Factor Spotlight
Factor University

February 2017 Factor Review

2017's bull market continued in February, with Dividend Yield being the month's standout factor. The low volatility factor’s positive return in an up month is also quite notable. Even low beta stocks, which are expected to underperform when markets are up significantly, were basically flat. Book/Price was the laggard this month. And Momentum, the best performing factor in the latter half of the 20th century, has continued to lag.

Screen Shot 2017-03-14 at 4.05.29 PM.png
* Indicates a low – high polarity. Other factors have a high – low polarity.

One way to better understand these factors is to look at their beta to the S&P 500. Factors with a beta over 1 will generally be more volatile than the S&P 500. Factors with a beta of 1 have the same average volatility, while factors with a lower beta will move slightly less. Factors with a positive beta tend to move in the same direction as the market, while factors with a negative beta will generally move in the opposite direction.

When we look at beta from 2013 to present, Dividend Yield stands out for having a high positive beta and 12M Beta stands out for its significant negative beta.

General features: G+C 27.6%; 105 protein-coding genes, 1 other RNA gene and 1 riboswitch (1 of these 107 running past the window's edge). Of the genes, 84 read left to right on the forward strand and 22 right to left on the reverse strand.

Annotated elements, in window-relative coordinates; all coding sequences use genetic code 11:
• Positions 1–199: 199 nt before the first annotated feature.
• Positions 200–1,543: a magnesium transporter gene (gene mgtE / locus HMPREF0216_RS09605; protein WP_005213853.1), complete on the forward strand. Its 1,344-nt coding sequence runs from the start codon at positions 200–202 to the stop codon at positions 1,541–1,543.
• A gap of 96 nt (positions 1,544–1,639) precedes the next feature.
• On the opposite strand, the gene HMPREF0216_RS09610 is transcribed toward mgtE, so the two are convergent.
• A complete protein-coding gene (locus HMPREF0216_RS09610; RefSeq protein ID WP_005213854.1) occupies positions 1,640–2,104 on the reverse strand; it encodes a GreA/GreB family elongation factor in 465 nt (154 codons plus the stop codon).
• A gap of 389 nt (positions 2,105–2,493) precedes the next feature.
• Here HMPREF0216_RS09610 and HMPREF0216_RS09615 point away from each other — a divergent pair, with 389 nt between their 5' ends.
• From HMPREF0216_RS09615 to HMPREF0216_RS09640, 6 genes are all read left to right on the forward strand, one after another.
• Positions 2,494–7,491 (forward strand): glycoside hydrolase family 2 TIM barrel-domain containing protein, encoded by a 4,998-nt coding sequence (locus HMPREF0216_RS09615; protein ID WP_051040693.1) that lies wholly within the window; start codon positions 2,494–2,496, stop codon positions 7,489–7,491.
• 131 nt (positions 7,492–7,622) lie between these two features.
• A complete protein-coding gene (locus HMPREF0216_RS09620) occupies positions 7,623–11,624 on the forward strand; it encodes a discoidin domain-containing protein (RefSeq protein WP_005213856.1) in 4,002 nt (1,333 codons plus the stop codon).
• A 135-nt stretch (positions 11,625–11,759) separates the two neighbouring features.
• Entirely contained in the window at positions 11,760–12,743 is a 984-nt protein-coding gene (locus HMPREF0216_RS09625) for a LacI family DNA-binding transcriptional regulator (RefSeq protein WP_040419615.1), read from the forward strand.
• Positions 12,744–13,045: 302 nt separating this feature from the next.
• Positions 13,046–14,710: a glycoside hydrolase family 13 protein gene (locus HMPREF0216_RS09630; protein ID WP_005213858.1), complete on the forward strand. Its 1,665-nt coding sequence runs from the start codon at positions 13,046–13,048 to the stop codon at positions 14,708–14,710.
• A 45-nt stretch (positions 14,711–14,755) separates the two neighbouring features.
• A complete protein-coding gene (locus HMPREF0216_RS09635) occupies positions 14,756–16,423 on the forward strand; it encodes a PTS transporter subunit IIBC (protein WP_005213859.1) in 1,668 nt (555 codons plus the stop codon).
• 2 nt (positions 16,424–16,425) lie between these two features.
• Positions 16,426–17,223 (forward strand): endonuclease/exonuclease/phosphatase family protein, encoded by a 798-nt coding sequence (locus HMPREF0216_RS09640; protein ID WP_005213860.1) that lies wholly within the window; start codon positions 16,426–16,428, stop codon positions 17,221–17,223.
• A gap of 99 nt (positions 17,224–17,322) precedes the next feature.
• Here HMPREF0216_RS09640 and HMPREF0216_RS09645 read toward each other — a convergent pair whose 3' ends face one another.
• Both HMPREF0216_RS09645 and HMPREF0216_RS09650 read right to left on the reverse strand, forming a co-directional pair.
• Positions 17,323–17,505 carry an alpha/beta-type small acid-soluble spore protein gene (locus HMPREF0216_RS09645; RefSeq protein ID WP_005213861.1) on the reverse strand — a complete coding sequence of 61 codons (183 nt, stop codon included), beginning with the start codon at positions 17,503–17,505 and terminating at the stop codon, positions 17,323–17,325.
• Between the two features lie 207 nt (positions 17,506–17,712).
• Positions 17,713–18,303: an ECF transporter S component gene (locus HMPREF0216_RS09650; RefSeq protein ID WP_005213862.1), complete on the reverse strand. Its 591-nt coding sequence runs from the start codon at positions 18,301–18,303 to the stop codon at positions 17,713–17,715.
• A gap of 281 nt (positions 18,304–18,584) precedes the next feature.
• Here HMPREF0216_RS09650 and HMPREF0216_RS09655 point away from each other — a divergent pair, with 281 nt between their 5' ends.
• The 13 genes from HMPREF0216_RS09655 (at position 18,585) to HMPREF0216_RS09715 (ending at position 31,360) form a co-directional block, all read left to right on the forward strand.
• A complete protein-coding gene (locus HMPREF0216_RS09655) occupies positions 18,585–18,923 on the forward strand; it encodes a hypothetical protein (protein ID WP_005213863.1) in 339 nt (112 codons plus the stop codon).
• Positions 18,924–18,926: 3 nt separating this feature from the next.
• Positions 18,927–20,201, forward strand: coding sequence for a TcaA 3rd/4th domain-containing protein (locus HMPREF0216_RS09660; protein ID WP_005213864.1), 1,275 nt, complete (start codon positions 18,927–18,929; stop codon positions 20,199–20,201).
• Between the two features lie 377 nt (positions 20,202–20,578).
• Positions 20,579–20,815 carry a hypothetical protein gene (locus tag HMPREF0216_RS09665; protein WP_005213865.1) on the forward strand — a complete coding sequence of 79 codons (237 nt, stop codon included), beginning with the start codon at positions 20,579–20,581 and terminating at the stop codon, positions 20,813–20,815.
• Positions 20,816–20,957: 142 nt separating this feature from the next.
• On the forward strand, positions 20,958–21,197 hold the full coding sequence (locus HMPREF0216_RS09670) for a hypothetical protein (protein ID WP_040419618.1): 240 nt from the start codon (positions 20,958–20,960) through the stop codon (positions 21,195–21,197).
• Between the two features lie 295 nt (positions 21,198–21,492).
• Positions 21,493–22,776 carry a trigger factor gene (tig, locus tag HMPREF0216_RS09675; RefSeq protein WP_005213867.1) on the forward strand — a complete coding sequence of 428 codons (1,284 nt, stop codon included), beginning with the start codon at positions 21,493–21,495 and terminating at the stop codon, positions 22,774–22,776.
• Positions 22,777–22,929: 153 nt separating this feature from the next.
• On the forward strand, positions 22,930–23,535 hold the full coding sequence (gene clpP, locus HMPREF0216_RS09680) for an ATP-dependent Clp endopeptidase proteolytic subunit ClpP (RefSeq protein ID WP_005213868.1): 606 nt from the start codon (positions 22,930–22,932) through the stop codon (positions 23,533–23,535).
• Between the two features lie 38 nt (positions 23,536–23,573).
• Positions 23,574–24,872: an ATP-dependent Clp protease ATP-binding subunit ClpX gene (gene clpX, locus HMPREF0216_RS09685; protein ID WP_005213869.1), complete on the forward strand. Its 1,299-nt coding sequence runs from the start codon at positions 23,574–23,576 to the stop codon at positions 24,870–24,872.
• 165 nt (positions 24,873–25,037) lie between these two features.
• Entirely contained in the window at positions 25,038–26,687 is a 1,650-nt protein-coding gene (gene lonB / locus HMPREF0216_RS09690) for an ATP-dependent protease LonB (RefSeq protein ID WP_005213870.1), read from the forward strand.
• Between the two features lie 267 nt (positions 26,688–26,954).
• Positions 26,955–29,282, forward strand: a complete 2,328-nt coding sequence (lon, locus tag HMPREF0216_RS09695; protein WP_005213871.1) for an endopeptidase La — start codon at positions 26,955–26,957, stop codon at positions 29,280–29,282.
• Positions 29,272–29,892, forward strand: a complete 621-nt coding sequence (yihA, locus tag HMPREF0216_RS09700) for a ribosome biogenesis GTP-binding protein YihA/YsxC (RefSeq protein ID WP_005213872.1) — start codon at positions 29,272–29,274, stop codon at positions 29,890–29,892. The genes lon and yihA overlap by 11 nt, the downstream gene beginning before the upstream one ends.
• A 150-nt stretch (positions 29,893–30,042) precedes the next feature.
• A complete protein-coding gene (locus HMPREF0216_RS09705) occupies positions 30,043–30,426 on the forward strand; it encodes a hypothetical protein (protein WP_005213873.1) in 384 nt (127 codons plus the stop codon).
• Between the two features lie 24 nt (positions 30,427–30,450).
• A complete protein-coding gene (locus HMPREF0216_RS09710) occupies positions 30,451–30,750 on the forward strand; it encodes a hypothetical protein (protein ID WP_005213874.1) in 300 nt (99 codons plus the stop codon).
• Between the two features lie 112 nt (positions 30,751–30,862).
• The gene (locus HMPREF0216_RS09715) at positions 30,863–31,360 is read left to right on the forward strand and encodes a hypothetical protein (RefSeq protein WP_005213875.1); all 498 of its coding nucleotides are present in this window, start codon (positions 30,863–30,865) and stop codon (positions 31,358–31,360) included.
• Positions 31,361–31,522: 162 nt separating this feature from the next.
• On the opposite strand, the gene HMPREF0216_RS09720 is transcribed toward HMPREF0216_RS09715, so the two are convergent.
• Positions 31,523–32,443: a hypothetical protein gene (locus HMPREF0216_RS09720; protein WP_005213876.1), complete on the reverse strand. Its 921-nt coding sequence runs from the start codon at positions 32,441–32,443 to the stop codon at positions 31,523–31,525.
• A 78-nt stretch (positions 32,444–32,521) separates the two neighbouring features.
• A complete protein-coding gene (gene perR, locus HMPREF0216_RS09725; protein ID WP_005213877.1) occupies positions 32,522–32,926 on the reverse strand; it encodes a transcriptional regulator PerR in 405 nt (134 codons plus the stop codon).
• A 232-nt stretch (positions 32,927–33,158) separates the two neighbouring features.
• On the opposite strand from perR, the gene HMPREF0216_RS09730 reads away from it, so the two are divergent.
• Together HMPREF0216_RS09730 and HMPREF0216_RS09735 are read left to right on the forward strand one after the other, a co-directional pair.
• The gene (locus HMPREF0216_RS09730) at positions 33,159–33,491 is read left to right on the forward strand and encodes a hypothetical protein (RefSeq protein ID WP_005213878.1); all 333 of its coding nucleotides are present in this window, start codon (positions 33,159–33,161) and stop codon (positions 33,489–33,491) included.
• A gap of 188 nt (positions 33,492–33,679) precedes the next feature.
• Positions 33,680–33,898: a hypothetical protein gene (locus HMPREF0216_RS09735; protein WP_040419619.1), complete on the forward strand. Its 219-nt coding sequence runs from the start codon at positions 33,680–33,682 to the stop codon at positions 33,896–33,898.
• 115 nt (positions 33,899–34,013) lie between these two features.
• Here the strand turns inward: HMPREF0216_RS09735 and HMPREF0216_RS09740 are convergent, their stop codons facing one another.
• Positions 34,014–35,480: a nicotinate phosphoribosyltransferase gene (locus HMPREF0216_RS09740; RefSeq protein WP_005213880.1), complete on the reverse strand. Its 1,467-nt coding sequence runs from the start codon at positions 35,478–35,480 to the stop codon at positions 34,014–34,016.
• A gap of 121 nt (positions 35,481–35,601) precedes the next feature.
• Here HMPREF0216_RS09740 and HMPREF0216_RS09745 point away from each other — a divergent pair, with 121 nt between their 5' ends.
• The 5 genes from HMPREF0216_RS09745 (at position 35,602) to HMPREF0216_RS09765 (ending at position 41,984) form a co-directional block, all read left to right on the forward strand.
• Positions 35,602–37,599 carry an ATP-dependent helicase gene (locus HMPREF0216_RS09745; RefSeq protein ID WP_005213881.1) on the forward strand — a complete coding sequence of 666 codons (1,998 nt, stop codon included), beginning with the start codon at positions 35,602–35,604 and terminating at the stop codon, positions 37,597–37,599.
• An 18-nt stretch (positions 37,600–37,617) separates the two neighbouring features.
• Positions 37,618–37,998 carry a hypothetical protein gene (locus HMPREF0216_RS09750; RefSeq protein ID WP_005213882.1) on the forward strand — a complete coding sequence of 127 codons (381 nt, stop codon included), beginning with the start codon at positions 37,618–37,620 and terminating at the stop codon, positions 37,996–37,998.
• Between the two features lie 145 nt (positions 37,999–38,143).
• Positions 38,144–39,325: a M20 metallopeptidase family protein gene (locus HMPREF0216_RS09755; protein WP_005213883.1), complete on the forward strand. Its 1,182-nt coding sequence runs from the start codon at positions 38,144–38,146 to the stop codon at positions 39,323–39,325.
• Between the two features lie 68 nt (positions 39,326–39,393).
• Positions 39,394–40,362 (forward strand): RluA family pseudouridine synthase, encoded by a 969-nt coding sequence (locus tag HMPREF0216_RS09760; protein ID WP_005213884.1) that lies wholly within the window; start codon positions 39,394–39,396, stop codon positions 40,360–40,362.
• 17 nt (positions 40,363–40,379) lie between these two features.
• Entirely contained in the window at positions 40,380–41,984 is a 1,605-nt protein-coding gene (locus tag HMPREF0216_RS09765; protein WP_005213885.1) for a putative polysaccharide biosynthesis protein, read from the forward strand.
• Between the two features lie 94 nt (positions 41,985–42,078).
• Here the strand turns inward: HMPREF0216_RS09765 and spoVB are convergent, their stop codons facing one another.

Screen Shot 2017-03-14 at 5.06.12 PM.png

* Indicates a low – high polarity. Other factors have a high – low polarity.

Most of these betas are near-zero, which is part of their end appeal to the limited partners of quantitative investors - they're paying for returns that are minimally correlated to markets. But it's important to note that these betas are not stable. Market activity can cause them to spike up or down. To drive that point home, see below for how messy the one month rolling beta between various factors and the S&P 500 looks.

Screen Shot 2017-03-14 at 5.47.43 PM.png

While Dividend Yield's beta is consistently positive and 12M Beta is generally negative, most factors will switch between positive to negative beta. In 2014, Momentum had a positive beta to the market. In early 2016, it had a consistently negative beta, while today it is closer to zero. The spikes in these betas also represent time periods when incidental exposure to factors might catch fundamental portfolio managers off guard.

In upcoming posts, we will go over some of the concepts driving the new tools we are working on to quantify the effect of factor exposure.

As a reminder, Omega Point clients have access to regularly updated Factor Return data.


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